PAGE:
The proclamation on the family also states that husbands and wives “are obligated to help one another as equal partners.” Speaking on the doctrine of equal partnership in marriage, President Gordon B. Hinckley beautifully taught,

In the marriage companionship there is neither inferiority nor superiority. The woman does not walk ahead of the man; neither does the man walk ahead of the woman. They walk side by side as a son and daughter of God on an eternal journey. [15]

The family proclamation also teaches that marriage covenants involve husbands and wives loving and caring for each other and for their children, spouses honoring their marital vows with complete fidelity, and spouses faithfully fulfilling family responsibilities.

Again, do these patterns really make a difference in everyday marriages? Yes, these patterns are given to us by the Lord to provide us with real how-to help in creating a loving marriage that will be blessed with the strengthening presence of the Holy Spirit in our relationships.

We also have the second witness of literally hundreds of studies that confirm that flourishing marriages are indeed founded on patterns of shared decision-making, devoted commitment, patterns of mature love, sincere forgiveness, and the shared religious devotion of spouses.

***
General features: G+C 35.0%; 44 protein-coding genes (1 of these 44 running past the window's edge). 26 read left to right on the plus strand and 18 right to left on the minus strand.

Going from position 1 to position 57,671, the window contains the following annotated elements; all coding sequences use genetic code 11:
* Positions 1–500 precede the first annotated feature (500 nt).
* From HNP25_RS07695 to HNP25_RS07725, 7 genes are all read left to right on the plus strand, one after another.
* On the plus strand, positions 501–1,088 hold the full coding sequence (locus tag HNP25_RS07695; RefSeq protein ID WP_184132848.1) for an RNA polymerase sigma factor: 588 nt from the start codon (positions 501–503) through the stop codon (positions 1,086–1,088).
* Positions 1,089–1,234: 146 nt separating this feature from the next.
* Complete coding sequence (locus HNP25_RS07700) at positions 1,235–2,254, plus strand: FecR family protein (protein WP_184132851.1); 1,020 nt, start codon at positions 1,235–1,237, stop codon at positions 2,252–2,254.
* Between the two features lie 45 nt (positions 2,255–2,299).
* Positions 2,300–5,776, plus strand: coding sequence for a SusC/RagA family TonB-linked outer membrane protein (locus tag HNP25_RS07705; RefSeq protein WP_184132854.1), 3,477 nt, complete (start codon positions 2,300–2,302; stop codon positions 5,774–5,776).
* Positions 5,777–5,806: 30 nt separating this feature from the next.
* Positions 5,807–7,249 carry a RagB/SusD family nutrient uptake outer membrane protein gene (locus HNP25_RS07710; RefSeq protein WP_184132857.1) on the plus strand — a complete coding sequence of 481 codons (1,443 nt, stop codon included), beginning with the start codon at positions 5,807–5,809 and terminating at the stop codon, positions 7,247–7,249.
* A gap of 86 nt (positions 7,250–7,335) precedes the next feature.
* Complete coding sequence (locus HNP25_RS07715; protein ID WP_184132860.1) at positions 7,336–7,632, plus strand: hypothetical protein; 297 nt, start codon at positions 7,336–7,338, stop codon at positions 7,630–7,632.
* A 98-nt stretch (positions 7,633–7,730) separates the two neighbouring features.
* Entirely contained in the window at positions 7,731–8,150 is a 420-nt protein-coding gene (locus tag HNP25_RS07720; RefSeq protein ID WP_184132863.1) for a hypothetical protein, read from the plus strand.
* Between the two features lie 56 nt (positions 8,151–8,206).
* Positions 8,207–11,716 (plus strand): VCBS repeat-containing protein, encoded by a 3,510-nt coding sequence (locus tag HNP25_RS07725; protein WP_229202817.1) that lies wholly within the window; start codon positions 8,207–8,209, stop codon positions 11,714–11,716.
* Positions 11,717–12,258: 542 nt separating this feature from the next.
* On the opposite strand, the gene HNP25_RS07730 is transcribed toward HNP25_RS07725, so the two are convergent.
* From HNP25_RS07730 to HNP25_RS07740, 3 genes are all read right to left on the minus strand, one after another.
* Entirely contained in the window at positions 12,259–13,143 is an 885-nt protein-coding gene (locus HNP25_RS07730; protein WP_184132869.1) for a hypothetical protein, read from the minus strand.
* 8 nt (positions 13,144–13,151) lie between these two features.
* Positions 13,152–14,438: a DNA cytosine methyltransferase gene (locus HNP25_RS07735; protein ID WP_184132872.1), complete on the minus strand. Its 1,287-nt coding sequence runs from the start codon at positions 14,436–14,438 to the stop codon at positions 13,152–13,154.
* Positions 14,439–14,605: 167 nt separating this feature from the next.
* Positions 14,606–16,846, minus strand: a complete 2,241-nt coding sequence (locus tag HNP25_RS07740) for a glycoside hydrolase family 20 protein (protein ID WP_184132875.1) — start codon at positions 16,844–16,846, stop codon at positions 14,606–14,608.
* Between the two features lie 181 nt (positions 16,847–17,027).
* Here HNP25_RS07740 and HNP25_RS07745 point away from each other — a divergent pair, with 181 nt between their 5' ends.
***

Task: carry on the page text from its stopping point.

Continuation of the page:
For example, at the Wheatley Institute at BYU, we recently conducted a study involving more than 16,000 people living in 11 different countries to examine how different levels of religious participation influenced their lives and family relationships. We found that religious participation has profound benefits in people’s marriages and family relationships—and the greatest benefits are experienced by those who actively engage in home-centered religious practices, such as family prayer and reading scriptures, in addition to regularly attending religious services. And yes—behind the scenes we referred to this as the Come, Follow Me study!